A chilling display at Boston Children’s Hospital shows odd items that have become lodged in and then were removed from kids’ ears, noses and throats.
If it is small enough to swallow, get lost in the ear drum, or shoved or sniffed into the nasal cavity, it might have a special spot on the chart, which has been on display since 1918.
A nail, corned beef or sardine can key, wedding band and rosary bead are just some of the toe-curling items collected over the years, and those are not even among the most unimaginable things doctors have extracted.
“It is definitely something that catches the eyes of parents and makes them think twice about what their kids are exposed to,” Head and Neck Surgeon Dr. Anne Hseu told the Associated Press.
One doesn’t need to be a doctor to understand that these items, lodged where they have absolutely don’t belong, can cause a lifetime of pain and irrevocable damage, if not death.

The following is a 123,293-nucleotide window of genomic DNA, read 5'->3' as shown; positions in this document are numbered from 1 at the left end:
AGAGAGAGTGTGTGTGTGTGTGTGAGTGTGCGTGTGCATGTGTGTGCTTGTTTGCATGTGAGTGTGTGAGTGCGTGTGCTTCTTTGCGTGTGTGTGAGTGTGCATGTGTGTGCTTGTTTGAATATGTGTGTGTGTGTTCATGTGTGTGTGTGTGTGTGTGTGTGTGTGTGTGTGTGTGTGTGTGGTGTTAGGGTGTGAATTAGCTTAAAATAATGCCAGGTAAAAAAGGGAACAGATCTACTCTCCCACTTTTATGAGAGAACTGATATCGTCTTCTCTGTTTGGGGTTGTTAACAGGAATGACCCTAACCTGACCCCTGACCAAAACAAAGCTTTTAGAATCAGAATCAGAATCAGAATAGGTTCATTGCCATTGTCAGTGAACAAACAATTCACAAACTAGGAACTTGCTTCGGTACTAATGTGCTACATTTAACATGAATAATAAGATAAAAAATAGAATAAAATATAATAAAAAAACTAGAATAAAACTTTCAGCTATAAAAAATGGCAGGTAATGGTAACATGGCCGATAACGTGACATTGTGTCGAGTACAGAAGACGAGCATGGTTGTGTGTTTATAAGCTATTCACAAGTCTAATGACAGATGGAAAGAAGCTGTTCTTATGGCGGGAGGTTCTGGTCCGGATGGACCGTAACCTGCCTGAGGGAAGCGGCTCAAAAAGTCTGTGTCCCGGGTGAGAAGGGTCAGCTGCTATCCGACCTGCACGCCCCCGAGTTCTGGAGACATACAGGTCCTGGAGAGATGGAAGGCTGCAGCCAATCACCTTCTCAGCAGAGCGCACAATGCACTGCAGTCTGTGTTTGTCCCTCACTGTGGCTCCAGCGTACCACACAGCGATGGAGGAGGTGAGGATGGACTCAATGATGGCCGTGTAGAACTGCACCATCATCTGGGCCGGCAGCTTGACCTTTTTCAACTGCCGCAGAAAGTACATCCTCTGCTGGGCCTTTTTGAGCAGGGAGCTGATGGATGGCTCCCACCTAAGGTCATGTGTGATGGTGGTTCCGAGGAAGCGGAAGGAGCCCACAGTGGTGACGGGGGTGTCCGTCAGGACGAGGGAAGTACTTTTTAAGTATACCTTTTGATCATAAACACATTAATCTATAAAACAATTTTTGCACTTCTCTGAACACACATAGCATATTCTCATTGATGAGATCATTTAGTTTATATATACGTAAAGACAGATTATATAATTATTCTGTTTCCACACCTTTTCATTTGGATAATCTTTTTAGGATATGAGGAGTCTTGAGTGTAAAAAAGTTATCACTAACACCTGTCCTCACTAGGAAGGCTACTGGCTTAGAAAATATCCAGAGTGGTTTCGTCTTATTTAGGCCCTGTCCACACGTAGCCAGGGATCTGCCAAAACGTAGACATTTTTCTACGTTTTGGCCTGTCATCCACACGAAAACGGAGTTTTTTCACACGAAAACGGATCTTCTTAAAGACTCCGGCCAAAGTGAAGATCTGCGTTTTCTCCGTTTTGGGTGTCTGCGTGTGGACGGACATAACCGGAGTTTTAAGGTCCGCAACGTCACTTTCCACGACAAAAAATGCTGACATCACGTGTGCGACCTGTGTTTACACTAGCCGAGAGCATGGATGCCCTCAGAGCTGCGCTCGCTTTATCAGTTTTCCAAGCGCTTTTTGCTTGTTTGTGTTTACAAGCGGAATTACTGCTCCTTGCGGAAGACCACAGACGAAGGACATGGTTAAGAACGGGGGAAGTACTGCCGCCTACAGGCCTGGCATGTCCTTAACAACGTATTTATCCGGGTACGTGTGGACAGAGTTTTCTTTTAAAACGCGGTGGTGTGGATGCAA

Hseu told the AP that foreign objects are most commonly swallowed. Among the most common finds are button batteries, an issue the Consumer Product Safety Commission warned about in 2011.
“A recent study conducted by Dr. Toby Litovitz of the National Capital Poison Center, found that button battery-related incidents resulting in severe injury and fatality have increased seven-fold since 1985,” the CPSC noted. “The majority of reported incidents involve 20 mm diameter, or larger, 3 volt batteries. Occasionally, a swallowed battery will pass through the intestine. Most often, however, batteries that become lodged in the throat or intestine can generate and release hydroxide, resulting in dangerous chemical burns.”
Boston Children’s Hospital did not immediately respond to ABC News’ request for comment.